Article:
Whether you want to pitch an idea, score a high-profile interview, or pick someone’s brain for advice, meetings with successful, powerful people offer tons of benefits. Unfortunately, though, these people are usually the hardest to get a hold of.
“Time is the new money — no one can afford to give it away carelessly these days,” writes Dorie Clark, a marketing strategist who teaches at Duke’s Fuqua School of Business, in a blog post for the Harvard Business Review. Even asking for a mere 10 minutes needs to be planned and calculated, she says.
In the post, Clark shares her tried-and-true strategies for landing meetings with important people. Here are her top three:
Give them a reason.
Everyone’s insanely busy, especially important, powerful people. While some may wish they could meet with everyone who contacts them, it’s just not possible, so you need to show why you’d be worth their time. “Make clear the value proposition of getting to know you,” Clark says. “Otherwise, it’s far too easy for them to underestimate you and assume you don’t have anything to offer.”
Whether you can offer “good press” or teach them how to optimise their business, you need to show them exactly why they can’t miss an opportunity to meet with you in your initial contact.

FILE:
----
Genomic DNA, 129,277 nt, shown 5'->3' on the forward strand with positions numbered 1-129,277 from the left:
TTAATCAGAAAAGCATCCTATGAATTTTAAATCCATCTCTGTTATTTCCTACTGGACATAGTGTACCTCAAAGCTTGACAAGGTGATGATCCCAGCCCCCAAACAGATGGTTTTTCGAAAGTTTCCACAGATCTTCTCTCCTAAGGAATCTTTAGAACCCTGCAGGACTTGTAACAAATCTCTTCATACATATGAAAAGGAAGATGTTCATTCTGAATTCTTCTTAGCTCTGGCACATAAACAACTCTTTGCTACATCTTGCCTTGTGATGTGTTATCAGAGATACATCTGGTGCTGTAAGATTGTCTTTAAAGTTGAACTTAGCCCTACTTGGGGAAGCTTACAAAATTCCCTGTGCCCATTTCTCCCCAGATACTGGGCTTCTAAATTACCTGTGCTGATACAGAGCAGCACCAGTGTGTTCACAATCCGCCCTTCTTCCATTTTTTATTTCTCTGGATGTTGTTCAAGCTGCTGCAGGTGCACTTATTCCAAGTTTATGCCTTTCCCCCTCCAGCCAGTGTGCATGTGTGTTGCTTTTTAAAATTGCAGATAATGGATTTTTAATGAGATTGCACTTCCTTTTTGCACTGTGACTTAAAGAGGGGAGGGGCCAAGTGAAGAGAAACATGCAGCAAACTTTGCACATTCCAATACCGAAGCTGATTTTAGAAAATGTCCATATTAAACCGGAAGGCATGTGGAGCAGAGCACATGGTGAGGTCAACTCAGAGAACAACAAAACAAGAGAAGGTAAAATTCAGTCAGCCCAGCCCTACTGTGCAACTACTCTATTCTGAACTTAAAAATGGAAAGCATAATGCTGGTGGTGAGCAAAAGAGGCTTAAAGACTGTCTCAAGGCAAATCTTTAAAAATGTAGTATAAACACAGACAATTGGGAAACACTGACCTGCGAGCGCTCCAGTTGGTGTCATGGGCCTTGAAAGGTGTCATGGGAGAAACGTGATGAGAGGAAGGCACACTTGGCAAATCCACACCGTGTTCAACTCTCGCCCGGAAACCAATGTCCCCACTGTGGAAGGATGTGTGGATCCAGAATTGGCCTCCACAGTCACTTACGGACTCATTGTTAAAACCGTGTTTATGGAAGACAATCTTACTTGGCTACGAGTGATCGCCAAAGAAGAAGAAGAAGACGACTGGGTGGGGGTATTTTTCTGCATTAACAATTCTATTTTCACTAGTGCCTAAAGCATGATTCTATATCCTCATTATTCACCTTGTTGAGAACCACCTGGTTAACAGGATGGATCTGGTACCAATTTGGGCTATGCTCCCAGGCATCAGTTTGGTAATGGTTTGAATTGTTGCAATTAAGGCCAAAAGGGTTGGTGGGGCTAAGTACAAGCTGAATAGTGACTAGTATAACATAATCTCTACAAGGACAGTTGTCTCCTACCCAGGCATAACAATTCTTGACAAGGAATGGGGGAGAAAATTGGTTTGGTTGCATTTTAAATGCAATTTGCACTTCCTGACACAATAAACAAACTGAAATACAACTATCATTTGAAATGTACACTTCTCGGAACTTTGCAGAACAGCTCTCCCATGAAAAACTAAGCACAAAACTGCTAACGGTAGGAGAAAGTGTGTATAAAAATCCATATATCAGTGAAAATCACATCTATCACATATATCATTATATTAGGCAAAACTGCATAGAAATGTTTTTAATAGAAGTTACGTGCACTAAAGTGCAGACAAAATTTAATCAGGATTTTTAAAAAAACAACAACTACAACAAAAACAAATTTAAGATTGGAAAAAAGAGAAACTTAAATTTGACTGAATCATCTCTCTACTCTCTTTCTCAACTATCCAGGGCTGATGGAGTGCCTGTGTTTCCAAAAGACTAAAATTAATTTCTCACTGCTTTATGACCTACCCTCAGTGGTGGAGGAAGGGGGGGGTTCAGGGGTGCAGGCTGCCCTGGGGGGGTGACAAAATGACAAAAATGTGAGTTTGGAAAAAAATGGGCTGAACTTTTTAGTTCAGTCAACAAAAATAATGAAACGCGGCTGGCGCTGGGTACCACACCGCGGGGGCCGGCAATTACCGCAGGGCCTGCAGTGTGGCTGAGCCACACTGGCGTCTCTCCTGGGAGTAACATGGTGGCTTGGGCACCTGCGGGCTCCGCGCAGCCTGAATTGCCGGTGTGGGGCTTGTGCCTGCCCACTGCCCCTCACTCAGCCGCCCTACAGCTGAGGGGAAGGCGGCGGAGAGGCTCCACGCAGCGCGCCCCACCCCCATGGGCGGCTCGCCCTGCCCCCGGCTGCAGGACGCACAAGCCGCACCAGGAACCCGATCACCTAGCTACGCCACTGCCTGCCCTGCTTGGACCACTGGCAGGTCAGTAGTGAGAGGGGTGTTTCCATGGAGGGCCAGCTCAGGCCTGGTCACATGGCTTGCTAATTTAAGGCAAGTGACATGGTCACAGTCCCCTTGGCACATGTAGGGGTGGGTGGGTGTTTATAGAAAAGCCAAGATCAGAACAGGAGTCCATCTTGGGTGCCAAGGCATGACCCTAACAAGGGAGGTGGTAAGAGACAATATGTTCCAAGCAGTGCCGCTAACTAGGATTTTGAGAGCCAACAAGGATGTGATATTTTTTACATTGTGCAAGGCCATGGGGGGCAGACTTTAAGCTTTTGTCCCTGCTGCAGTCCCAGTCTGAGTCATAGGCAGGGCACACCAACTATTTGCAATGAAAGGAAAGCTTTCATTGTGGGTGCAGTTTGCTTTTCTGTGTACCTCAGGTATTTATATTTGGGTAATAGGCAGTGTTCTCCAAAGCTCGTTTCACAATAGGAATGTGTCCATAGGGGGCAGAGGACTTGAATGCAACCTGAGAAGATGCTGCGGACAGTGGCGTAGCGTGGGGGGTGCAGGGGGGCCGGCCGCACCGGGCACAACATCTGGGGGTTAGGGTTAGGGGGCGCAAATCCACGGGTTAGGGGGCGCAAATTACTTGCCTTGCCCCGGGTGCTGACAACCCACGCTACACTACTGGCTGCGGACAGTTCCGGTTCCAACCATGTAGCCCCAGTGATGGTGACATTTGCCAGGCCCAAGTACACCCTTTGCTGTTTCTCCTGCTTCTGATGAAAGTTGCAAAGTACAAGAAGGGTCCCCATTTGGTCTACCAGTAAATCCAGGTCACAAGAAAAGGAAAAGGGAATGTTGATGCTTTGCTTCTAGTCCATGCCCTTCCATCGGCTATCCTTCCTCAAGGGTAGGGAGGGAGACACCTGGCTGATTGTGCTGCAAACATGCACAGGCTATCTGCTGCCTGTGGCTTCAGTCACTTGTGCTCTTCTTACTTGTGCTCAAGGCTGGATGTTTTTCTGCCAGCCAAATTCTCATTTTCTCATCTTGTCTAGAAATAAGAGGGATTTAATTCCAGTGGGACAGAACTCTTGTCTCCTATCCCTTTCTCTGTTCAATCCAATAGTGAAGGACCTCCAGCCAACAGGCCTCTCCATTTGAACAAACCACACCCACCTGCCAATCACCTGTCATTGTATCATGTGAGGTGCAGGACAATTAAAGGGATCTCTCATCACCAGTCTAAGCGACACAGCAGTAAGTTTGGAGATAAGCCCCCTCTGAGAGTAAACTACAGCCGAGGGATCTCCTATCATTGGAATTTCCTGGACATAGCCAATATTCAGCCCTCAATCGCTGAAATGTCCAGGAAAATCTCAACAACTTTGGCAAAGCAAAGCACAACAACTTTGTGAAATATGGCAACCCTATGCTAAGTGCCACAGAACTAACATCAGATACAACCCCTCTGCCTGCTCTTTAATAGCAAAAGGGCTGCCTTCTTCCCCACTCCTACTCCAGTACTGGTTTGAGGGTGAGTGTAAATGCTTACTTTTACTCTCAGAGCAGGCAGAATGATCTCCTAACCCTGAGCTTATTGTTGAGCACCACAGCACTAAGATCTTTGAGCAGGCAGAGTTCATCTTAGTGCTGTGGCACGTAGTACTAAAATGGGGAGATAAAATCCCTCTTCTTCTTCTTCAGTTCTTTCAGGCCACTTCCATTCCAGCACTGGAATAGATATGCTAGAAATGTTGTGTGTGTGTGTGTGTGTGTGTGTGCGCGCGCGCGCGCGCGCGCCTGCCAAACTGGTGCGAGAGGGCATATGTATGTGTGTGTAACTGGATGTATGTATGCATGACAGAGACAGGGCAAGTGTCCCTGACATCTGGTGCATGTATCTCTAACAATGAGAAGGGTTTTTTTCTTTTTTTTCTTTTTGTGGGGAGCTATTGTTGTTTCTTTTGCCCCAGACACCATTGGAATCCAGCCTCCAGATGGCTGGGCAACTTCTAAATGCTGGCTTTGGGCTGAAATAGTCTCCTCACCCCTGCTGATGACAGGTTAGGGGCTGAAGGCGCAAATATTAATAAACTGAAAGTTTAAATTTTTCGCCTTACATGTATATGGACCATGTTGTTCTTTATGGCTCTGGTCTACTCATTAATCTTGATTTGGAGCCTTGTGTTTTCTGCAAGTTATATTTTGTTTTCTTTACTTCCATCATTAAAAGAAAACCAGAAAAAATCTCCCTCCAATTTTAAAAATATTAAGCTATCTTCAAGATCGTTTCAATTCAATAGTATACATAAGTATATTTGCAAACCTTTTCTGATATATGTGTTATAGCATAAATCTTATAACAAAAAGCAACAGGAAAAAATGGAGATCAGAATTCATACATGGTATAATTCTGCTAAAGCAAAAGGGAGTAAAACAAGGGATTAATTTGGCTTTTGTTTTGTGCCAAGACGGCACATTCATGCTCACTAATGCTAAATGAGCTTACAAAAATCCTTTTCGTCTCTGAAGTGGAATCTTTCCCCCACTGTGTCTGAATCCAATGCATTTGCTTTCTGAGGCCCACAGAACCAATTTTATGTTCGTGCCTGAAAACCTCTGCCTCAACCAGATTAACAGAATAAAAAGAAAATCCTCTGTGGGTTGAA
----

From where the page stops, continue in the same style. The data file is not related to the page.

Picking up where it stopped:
It’s not enough to simply pique someone’s interest — you need to pitch a meeting that’s easy to fit into their schedule. While it might not seem like much to ask for one lunch or an hour out of someone’s day, those seemingly small chunks of time can quickly add up, especially for professionals who receive 20 to 50 similar requests each week, Clark warns.
Instead of lunch, ask to grab coffee. Or, rather than asking to meet up in person, promise to fit everything into a 10-minute phone call. If they like you or your idea, they will be more likely to offer more of their time, Clark says.
Find a connection.
Once you’ve made contact with an important person, get on their level. “The challenge is to break through and ensure they view you as a colleague — someone ‘like them’ — rather than a stranger impinging on their time,” Clark says. Scour Facebook and LinkedIn for mutual friends and connections, anything to give you a starting point to build your relationship. Powerful people are much more likely to want to meet if they know someone who can vouch for you.
Click here to read the full HBR post.
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